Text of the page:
Yellowstone and Grand Teton National Park Could Get Fiber Optic Connections

People take pictures of Old Faithful in Yellowstone National Park.

Jim Urquhart/Reuters

A new proposal may make it a little bit harder to get off the mobile grid in Wyoming’s national parks. The National Parks Service is now in talks with a Louisiana-based company called CenturyLink to lay $34 million worth of fiber optic line through Yellowstone and Grand Teton national parks, improving mobile connectivity and speed. The plans come as the NPS gets ready for a “Go Digital” promotional campaign complete with its own hashtag (#NationalParks) to celebrate its 100th anniversary in 2016. 

Yellowstone has had a cellphone and Wi-Fi plan since 2009, though coverage is spotty, and expansion of coverage through fiber optic wiring would make Yellowstone’s existing technological offerings more effective. QR codes in visitor booklets can be scanned to link to an online trip planner, and apps have been developed by private companies to alert users to nearby wildlife, though only where there is cell service.

Earlier this year, Canada announced similar plans to equip 15 to 20 remote sites with high-speed Internet, with the possibility of expanding to a total of 75 over the next three years if the first round goes well. A representative of Parks Canada told AFP such measures make sense for an increasingly urbanized Canada, saying that “for young people from cities, things are different.” The desire to cater to increasingly plugged-in visitors was echoed by an NPS representative last summer, when the service announced a pilot program to expand cell coverage in five national parks, hoping to explore how the NPS can enhance the visitor experiences of “new audiences who rely on smartphones and tablets to connect them to the things that are important to them.” Possible features include text message weather alerts and access to online information about park features. At the time, a Park Service spokesman said that expanded Wi-Fi could also cut costs by digitizing materials that need to be printed and distributed. Visitor centers, too, have begun to be phased into the digital space to save money.

One of the biggest advocates for these changes is the National Park Hospitality Association, a business trade group representing hotels and restaraunts on National Park grounds. which was behind a recent temporary installation of Wi-Fi at the Grand Canyon. It was shortly after the NPHA released a set of recommendations advocating for expanded cell service in parks and highlighting the value of connectivity that the NPS first launched its pilot program to expand coverage last year. For the NPHA, expanding Wi-Fi also offers the money-making opportunity of concessionaires charging visitors additional fees for accessing Web content beyond just the park website. Cell providers, another obvious advocate for expanded coverage in parks, argue better service improves safety through enabling easier communication between rangers and first responders, and that mobile apps could help users more fully explore plant and animal life.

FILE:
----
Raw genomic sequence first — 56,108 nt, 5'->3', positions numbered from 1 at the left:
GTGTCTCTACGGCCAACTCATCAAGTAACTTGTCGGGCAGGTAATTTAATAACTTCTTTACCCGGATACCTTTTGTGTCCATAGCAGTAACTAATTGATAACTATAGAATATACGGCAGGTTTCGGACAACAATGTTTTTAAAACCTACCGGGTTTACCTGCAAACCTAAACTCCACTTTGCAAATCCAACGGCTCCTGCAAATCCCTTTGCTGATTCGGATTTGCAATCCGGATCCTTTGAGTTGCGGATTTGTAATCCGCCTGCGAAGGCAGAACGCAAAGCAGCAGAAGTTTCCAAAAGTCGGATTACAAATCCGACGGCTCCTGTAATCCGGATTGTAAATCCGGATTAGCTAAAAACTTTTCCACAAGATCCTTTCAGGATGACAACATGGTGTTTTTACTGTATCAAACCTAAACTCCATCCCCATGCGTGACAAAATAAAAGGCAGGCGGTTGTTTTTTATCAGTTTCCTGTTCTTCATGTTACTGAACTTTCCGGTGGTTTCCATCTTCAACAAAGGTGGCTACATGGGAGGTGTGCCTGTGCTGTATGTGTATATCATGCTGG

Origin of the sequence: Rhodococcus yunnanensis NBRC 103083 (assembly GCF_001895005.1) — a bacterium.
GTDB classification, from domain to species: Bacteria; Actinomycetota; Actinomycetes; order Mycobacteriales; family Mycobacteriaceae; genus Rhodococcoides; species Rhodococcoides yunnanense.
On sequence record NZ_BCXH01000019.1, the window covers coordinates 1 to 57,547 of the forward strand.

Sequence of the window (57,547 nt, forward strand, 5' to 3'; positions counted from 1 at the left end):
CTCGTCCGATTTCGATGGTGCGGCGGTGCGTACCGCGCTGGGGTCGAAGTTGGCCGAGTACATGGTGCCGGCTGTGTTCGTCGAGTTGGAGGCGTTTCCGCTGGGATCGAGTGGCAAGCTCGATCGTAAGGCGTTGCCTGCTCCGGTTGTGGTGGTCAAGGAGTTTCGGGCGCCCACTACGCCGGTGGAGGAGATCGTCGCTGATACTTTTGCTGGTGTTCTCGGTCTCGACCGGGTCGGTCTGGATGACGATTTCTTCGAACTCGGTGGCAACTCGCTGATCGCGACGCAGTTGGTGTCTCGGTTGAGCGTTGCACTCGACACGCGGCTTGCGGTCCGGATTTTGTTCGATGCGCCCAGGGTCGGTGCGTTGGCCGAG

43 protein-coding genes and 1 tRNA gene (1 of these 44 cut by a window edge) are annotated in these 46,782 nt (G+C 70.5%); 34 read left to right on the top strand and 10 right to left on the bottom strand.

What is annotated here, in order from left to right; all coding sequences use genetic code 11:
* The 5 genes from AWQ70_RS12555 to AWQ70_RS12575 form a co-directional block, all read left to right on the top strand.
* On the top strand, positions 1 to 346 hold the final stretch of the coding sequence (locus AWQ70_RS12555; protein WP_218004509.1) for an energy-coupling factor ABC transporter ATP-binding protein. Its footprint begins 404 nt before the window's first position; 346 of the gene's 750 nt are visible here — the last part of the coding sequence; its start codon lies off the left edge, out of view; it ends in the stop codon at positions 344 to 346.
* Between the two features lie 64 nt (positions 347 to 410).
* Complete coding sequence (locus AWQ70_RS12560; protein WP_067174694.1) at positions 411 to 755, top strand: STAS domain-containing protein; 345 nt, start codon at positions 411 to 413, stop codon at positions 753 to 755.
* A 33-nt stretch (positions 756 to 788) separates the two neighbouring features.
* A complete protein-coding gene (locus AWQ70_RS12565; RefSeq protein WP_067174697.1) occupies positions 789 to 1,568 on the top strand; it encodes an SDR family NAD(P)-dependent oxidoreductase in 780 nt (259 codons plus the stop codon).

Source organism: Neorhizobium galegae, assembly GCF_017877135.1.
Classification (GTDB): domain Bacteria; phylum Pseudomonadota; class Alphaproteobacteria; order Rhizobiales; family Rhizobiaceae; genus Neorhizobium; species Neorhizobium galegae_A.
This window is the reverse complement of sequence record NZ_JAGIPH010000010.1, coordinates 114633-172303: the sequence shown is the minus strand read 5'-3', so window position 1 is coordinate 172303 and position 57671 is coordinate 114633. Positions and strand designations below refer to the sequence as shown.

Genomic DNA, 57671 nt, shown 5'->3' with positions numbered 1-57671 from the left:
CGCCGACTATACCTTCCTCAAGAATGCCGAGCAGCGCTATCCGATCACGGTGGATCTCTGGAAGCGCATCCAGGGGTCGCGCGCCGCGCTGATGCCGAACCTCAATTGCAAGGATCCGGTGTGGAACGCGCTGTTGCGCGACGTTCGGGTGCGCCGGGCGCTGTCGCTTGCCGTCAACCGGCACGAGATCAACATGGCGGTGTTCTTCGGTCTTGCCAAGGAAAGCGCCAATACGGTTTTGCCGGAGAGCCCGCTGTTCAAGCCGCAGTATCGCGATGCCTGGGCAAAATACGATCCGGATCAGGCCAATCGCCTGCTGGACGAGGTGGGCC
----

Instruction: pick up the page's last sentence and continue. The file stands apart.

The Yellowstone plans and others like them have garnered ire from interest groups like Public Employees for Environmental Responsibility, who filed a public records request for documents on the plans and whose director has said that the long-neglected infrastructure needs of the National Parks—“everything from sewers to roads to bridges to collapsing visitors centers, crumbling restrooms”—should take precedence over tech upgrades. The troubled financial status of America’s national parks is well-documented, and though officials haven’t indicated they would be the ones to cover the installation, a spokeswoman from CenturyLink has said that costs would have to be covered by the Park Service and the companies who would benefit from the service areas in order to make financial sense for CenturyLink in such remote areas. Whether better reception will help or hinder park visitors looking to heed the call of the wild is still an open question.